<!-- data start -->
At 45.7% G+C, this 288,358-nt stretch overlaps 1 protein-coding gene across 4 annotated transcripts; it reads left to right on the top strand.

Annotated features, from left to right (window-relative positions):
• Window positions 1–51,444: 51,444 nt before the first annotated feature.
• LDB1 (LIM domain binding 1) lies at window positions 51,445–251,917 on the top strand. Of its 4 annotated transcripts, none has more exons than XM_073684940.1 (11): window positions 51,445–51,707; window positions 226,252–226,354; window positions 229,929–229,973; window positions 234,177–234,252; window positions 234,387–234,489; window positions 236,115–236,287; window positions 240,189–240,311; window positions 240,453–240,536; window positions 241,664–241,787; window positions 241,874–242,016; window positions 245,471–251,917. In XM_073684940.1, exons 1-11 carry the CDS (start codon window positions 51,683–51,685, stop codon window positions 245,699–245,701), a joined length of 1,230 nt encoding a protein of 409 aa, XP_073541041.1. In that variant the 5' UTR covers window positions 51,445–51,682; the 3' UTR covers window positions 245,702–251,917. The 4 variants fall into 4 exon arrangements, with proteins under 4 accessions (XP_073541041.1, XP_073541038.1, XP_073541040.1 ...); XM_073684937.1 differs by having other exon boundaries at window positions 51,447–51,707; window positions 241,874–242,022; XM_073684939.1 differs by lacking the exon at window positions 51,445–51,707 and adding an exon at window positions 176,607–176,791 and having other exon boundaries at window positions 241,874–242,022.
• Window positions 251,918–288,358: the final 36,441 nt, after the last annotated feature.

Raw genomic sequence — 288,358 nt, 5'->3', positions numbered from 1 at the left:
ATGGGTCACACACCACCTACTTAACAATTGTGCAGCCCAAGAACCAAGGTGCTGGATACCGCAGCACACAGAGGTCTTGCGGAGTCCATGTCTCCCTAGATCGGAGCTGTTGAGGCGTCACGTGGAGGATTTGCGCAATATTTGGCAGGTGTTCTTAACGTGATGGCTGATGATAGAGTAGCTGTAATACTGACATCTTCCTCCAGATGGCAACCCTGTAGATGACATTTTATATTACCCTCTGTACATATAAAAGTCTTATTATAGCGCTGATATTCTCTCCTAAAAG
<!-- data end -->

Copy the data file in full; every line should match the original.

At 45.7% G+C, this 288,358-nt stretch overlaps 1 protein-coding gene across 4 annotated transcripts; it reads left to right on the top strand.

Annotated features, from left to right (window-relative positions):
• Window positions 1–51,444: 51,444 nt before the first annotated feature.
• LDB1 (LIM domain binding 1) lies at window positions 51,445–251,917 on the top strand. Of its 4 annotated transcripts, none has more exons than XM_073684940.1 (11): window positions 51,445–51,707; window positions 226,252–226,354; window positions 229,929–229,973; window positions 234,177–234,252; window positions 234,387–234,489; window positions 236,115–236,287; window positions 240,189–240,311; window positions 240,453–240,536; window positions 241,664–241,787; window positions 241,874–242,016; window positions 245,471–251,917. In XM_073684940.1, exons 1-11 carry the CDS (start codon window positions 51,683–51,685, stop codon window positions 245,699–245,701), a joined length of 1,230 nt encoding a protein of 409 aa, XP_073541041.1. In that variant the 5' UTR covers window positions 51,445–51,682; the 3' UTR covers window positions 245,702–251,917. The 4 variants fall into 4 exon arrangements, with proteins under 4 accessions (XP_073541041.1, XP_073541038.1, XP_073541040.1 ...); XM_073684937.1 differs by having other exon boundaries at window positions 51,447–51,707; window positions 241,874–242,022; XM_073684939.1 differs by lacking the exon at window positions 51,445–51,707 and adding an exon at window positions 176,607–176,791 and having other exon boundaries at window positions 241,874–242,022.
• Window positions 251,918–288,358: the final 36,441 nt, after the last annotated feature.

Raw genomic sequence — 288,358 nt, 5'->3', positions numbered from 1 at the left:
ATGGGTCACACACCACCTACTTAACAATTGTGCAGCCCAAGAACCAAGGTGCTGGATACCGCAGCACACAGAGGTCTTGCGGAGTCCATGTCTCCCTAGATCGGAGCTGTTGAGGCGTCACGTGGAGGATTTGCGCAATATTTGGCAGGTGTTCTTAACGTGATGGCTGATGATAGAGTAGCTGTAATACTGACATCTTCCTCCAGATGGCAACCCTGTAGATGACATTTTATATTACCCTCTGTACATATAAAAGTCTTATTATAGCGCTGATATTCTCTCCTAAAAG